WILLIAMS: If Throwing Money At The IRS Didn’t Work Before, Why Does Elizabeth Warren Think It Will Now?

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David Williams President, Taxpayers Protection Alliance
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When most people see a problem, they try to find its root causes and solve it. When many politicians see a problem, they throw money at it. This is a shortsighted and ineffective approach. With impending recession fears, massive layoffs across the country and record-high inflation, throwing more taxpayer money at the Internal Revenue Service (IRS) without getting to the core of the agency’s problems is foolish. But, in their typical tax-and-spend fashion, Sen. Elizabeth Warren (D-MA) and progressive activists convinced the outgoing Congress to spend $80 billion to fund an already bloated and inefficient IRS.

This new funding comes just as we’ve learned that the IRS has – yet again – exposed the sensitive financial data for 112,000 taxpayers just before the holiday season. This was a true Christmas gift for hackers. What’s more, the IRS is in the process of hiring 87,000 new agents to beef-up operations targeting already struggling working families with increased tax audits.

Also tucked away in this massive new giveaway to the IRS is $15 million to study how the agency could begin preparing and filing annual tax returns on behalf of all taxpayers. This would be an added responsibility on top of the agency’s existing and extensive mandate of collecting taxes and maximizing federal revenue. It’s not only a waste of taxpayer dollars — it’s also a blatant conflict of interest.

Amid record inflation, the federal government should be looking for ways to save taxpayer dollars. Yet, a February 2022 study from Govini estimated that the costs of a government-run tax preparation system would match or eclipse the $21.2 billion that the federal government spent over one decade to prop up Healthcare.gov.

A government-run tax preparation system is a solution in search of a problem. Over the past nine years, more than 113 million Americans have used private sector options to file their taxes for free online. Millions more will do so again next tax season. The government should not be competing with a more efficient and cost-effective private sector that taxpayers trust to deliver timely results for free for millions of Americans.

Multiple former IRS commissioners — from both sides of the political aisle — have deemed this proposal “unwise” in the face of the other critical problems facing the agency. These include the millions of outstanding, unaddressed tax returns from last year. At the end of May 2022, according to a report from the IRS’s independent watchdog agency, the IRS had an “unprecedented” backlog of 21.3 million unprocessed paper tax returns for businesses and individuals – an increase of 1.3 million from the same time last year.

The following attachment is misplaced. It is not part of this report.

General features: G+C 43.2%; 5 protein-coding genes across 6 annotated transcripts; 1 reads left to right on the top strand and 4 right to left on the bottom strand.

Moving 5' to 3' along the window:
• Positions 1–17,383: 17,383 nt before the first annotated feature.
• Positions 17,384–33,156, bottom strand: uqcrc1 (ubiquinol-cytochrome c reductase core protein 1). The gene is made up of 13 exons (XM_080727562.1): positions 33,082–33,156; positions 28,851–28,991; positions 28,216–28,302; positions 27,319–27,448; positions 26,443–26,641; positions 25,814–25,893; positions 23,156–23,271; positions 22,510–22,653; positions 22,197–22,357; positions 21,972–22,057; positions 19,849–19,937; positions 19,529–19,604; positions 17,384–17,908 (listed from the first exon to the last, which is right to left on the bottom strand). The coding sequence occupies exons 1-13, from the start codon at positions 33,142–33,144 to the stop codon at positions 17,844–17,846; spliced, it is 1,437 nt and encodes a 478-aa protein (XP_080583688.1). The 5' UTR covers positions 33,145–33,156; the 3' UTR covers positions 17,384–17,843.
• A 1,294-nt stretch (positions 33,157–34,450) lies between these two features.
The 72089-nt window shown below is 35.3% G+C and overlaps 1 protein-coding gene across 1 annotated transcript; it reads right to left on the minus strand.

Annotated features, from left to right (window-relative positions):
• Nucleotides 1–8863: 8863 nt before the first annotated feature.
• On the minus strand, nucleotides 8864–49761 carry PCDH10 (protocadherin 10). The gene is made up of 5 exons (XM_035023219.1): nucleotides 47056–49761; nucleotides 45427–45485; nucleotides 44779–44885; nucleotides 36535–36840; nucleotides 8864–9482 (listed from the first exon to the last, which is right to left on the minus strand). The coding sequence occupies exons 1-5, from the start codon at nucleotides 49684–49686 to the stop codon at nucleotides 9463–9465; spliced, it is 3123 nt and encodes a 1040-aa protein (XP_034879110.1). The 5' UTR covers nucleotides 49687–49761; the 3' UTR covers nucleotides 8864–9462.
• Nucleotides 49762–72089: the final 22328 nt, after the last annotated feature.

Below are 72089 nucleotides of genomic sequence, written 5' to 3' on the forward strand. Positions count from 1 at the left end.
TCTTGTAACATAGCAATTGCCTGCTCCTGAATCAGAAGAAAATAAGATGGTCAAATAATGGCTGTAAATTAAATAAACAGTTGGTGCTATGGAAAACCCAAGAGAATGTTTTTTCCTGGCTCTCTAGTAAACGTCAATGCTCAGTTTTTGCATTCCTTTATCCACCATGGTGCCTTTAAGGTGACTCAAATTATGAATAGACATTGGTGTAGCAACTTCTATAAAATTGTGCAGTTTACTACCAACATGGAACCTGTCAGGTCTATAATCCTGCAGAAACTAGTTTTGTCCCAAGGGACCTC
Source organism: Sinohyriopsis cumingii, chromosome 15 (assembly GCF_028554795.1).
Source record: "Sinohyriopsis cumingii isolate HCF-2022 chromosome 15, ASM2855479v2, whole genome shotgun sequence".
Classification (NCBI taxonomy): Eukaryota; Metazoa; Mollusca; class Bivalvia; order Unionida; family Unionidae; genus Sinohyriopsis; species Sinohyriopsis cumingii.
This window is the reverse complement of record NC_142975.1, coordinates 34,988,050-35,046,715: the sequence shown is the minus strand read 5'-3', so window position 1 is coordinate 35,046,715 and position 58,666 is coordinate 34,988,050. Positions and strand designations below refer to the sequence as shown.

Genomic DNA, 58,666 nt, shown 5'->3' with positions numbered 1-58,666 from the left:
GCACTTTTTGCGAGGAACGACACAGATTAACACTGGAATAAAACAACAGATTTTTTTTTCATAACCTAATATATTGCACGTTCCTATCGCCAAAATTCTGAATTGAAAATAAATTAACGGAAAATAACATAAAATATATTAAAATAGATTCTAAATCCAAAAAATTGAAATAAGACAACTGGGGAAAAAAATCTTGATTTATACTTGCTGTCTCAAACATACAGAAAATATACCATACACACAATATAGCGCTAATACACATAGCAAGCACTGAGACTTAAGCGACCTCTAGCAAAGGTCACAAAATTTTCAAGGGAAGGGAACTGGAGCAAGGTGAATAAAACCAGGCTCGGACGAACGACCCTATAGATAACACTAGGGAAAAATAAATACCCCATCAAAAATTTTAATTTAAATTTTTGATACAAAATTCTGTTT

For the millions of Americans who have had the misfortune of dealing with the IRS, just the thought of giving the agency more responsibilities is lunacy. In 2021, the Washington Post highlighted that, as of midway through tax season of that year, IRS employees had answered just 2 percent of the more than 70 million taxpayer calls, with many callers reporting having to wait on hold for at least 20 minutes before they were able to speak with a representative.

Donald Krimpler, a New Hampshire truck driver, had to take a day off of work last year to deal with a mistake on his taxes. After burning one of his few vacation days to stay home to deal with the IRS, he discovered that the mistake was the IRS’s fault. This is hardly the kind of customer service hard-working Americans deserve, but it’s what they currently receive. It is almost guaranteed to get worse if the IRS takes on new and unprecedented responsibilities.

This study and the pursuit of a government-run tax preparation system is yet another example of the federal government thinking they can spend their way out of systemic problems and replace popular private sector options. The IRS is clearly broken, and the private sector already offers effective and efficient tools for taxpayers looking to maximize their refunds. Instead of forcing an inefficient agency to do what millions of taxpayers already get for free from trusted companies, let’s focus on saving taxpayer dollars. And we can start by cutting expensive and superfluous studies to justify pie-in-the-sky progressive policies.


David Williams is president of the Taxpayers Protection Alliance.

The views and opinions expressed in this commentary are those of the author and do not reflect the official position of the Daily Caller.